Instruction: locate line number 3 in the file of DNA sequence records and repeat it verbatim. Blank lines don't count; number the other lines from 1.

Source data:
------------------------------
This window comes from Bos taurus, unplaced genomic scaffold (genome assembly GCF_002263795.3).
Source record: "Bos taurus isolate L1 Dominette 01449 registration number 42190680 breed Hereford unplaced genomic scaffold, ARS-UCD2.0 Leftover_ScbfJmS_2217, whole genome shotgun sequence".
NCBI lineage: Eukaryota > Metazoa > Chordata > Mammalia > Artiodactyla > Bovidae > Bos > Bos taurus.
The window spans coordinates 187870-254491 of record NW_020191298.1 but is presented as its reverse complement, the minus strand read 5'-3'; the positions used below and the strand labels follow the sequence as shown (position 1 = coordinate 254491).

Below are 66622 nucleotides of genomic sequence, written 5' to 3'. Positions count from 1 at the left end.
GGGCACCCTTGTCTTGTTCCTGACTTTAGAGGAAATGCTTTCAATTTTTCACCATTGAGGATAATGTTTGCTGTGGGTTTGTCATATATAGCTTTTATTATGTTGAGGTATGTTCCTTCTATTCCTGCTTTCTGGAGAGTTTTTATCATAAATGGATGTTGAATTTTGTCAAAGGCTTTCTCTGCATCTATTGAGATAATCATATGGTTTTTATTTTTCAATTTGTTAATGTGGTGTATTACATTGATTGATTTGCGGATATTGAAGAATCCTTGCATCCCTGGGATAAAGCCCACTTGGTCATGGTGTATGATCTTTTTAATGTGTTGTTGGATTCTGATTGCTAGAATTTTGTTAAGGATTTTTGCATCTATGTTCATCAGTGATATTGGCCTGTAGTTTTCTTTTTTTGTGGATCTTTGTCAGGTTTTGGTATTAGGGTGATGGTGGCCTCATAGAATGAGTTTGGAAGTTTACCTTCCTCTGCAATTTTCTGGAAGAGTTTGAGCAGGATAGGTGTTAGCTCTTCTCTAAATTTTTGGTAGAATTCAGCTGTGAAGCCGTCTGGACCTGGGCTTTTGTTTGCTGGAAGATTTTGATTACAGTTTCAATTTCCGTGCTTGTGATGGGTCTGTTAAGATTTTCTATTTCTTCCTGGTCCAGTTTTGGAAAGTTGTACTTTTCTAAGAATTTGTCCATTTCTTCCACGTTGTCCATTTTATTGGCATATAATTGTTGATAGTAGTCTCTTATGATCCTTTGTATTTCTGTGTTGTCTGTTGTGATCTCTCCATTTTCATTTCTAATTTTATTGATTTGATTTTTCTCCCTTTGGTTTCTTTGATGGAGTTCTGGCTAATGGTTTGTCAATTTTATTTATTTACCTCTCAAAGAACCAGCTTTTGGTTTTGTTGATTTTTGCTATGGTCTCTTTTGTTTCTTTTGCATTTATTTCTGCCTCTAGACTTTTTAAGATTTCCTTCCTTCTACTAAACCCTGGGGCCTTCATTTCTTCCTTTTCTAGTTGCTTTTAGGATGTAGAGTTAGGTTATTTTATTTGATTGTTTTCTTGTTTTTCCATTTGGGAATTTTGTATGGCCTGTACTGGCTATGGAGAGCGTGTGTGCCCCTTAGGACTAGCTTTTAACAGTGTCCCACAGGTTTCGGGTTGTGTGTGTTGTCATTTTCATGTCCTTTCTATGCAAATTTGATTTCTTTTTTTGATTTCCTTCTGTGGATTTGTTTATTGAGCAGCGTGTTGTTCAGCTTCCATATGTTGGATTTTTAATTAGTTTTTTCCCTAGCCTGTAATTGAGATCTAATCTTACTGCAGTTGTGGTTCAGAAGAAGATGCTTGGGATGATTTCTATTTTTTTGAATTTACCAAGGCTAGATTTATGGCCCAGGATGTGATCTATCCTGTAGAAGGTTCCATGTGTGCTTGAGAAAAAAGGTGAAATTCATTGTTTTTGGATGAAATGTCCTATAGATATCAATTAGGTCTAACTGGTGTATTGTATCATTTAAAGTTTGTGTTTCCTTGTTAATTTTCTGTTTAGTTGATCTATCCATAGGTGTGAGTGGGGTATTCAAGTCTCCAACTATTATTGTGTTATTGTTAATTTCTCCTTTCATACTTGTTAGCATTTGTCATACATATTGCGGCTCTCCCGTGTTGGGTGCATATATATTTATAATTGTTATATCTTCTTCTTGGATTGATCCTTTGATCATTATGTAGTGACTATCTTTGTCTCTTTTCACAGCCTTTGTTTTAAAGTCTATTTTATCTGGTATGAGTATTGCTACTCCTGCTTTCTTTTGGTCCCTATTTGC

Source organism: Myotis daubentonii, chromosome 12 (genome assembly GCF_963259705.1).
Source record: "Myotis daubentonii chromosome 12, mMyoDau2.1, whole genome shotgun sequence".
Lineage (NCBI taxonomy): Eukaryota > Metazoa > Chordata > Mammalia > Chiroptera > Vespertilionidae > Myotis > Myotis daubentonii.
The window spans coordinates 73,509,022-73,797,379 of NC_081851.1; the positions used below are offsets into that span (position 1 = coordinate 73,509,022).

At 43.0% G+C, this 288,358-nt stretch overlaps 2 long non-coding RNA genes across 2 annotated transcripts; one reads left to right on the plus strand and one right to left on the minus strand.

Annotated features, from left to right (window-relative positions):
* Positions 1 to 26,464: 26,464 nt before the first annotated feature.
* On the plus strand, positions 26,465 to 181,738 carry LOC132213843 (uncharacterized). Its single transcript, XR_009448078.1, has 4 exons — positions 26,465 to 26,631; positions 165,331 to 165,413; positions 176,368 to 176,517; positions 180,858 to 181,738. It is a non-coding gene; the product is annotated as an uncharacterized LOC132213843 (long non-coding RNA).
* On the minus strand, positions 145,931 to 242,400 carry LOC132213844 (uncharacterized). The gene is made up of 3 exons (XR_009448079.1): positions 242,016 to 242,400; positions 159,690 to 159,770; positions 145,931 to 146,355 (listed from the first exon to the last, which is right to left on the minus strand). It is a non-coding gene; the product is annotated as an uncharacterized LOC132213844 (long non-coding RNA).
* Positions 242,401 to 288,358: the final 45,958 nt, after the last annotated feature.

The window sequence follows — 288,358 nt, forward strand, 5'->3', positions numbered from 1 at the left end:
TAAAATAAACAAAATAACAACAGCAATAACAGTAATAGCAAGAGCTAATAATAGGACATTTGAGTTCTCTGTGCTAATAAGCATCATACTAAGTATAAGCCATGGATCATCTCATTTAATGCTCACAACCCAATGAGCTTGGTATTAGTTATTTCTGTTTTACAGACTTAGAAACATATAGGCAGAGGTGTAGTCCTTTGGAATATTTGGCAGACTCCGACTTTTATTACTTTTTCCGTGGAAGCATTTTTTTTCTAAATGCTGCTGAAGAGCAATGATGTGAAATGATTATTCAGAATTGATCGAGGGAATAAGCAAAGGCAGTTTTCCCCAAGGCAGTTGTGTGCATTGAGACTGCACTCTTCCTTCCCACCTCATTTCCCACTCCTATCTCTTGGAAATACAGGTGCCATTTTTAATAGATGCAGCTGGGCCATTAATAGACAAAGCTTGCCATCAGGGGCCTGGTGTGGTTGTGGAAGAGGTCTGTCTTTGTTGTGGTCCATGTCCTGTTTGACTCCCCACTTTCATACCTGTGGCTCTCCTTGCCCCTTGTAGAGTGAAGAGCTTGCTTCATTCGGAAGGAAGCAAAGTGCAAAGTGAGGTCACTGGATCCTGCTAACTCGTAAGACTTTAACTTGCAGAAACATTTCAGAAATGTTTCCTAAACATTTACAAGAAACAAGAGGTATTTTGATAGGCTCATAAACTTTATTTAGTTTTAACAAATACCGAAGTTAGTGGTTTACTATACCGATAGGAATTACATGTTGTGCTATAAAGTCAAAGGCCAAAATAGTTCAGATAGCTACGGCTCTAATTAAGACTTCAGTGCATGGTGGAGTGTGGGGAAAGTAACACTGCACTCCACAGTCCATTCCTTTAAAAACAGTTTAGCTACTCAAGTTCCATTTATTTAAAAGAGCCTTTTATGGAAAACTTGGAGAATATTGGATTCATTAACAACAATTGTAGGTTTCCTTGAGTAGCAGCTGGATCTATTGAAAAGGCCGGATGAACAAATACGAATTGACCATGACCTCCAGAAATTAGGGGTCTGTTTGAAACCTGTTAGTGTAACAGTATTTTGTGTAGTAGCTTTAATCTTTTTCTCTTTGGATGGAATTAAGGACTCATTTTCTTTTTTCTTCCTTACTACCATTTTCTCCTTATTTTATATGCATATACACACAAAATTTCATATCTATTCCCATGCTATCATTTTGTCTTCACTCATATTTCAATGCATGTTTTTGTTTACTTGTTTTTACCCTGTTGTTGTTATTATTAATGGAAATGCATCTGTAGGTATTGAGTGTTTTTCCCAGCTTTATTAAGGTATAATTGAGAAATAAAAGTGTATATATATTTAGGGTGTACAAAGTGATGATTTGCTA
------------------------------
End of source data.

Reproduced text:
NCBI lineage: Eukaryota > Metazoa > Chordata > Mammalia > Artiodactyla > Bovidae > Bos > Bos taurus.